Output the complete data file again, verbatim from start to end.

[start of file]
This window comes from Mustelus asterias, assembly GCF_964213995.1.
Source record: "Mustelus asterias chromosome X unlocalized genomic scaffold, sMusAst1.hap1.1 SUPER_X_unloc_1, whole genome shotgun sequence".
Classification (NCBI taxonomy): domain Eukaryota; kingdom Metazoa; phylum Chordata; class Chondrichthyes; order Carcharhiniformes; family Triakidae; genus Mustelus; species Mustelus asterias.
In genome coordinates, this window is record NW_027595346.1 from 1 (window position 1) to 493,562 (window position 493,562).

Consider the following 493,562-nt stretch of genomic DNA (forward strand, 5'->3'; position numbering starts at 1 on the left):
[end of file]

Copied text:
This window comes from Mustelus asterias, assembly GCF_964213995.1.
Source record: "Mustelus asterias chromosome X unlocalized genomic scaffold, sMusAst1.hap1.1 SUPER_X_unloc_1, whole genome shotgun sequence".
Classification (NCBI taxonomy): domain Eukaryota; kingdom Metazoa; phylum Chordata; class Chondrichthyes; order Carcharhiniformes; family Triakidae; genus Mustelus; species Mustelus asterias.
In genome coordinates, this window is record NW_027595346.1 from 1 (window position 1) to 493,562 (window position 493,562).

Consider the following 493,562-nt stretch of genomic DNA (forward strand, 5'->3'; position numbering starts at 1 on the left):